GEORGE TOWN: Despite 'hiccups' during the early stage of implementation, hawkers in Penang have generally warmed up to the idea of banning foreigners from being the main cooks at their eateries.

They supported the effort, implemented since January 2016, saying that they have adapted to the ruling.

Mohd Yunus Abdul Kuda, 50, an employee at a pasembor stall at Padang Brown food court, here, said when the ban was introduced two years ago, the owner had to prepare and cook everything himself.

"This included employing locals to serve the food. It was a hassle at first." he said.

He explained that the stall owner at the time had to employ foreigner to prepare the food because of a surge of customers.

“Business was picking up then and he had to employ a foreign cook to cook next to him.

“Now, the foreign cook only helps out in carrying the cooked pasembor out of the kitchen and cleaning the utensils,” he said.

Mohd Yunus Abdul Kuda, 50, arranging the pasembur at the Padang Brown food court, Georgetown. Pix by Mohamed Basyir

Since the ban, the Penang Island City Council (MBPP) has revoked 17 operating licences of hawkers on the island.

Its mayor, Yew Tung Seang said MBPP would not compromise on the matter as ample time had been given to hawkers to prepare themselves for the change.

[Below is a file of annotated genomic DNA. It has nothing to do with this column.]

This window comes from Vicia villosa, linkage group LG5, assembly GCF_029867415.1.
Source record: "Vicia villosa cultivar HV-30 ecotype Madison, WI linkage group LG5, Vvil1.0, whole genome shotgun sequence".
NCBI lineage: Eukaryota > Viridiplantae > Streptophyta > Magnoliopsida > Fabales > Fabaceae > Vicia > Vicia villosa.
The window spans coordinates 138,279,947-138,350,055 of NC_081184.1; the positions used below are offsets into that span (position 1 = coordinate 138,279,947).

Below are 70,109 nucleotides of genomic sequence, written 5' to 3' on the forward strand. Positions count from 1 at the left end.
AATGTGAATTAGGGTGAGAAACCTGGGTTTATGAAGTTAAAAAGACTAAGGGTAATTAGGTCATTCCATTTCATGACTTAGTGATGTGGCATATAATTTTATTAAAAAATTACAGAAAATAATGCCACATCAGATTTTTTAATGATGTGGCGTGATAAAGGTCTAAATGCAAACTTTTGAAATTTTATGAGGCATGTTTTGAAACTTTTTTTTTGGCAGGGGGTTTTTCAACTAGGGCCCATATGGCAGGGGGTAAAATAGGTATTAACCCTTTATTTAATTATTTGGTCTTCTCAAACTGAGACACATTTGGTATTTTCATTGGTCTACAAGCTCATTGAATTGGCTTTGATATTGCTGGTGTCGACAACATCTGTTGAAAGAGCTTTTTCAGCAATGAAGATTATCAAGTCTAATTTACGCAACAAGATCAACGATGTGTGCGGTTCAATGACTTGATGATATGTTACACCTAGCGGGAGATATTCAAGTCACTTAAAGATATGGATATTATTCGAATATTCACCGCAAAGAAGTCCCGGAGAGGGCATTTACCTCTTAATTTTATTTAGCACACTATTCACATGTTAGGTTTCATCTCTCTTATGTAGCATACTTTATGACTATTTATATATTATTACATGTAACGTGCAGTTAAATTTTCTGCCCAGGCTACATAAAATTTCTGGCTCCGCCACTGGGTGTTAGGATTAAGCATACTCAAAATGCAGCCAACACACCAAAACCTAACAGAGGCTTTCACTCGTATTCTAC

“We have to take enforcement action. Close monitoring is ongoing every now and then since 2016,” he said.

Yew said the policy, however, was only applicable to 13 types of local street food.

“We will continue our efforts to ensure the food are fully prepared by Malaysians for the ardent local food hunters,” he said.

The 13 local food covered under the policy are; nasi lemak, asam laksa, pasembor, mee sotong, char koay teow, koay teow soup, hokkien mee, curry mee, wan tan mee, loh bak, chee cheong fun, char koay kak and oh chien.

Yew Tung Seang. Pix by Danial Saad

“The main reason MBPP implemented this is to ensure the authenticity of our local food. We must preserve it at all cost.

“Instead of cooking, the foreigners can do other jobs at the hawker centres such as washing dishes.

“Operators have been very cooperative since we implemented the ruling, and the majority of them are adhering to it,” he added.

Yesterday, Human Resources Minister M. Kula Segaran announced that the ministry wanted all restaurants serving local food in the country to only recruit locals as cooks from July 1.

He said all operators would be given up to the end of the year to ensure only local cooks work in their restaurants.

The move was seen as a bid to reduce dependency of local restaurants on foreign labour and ensure the quality of the local food.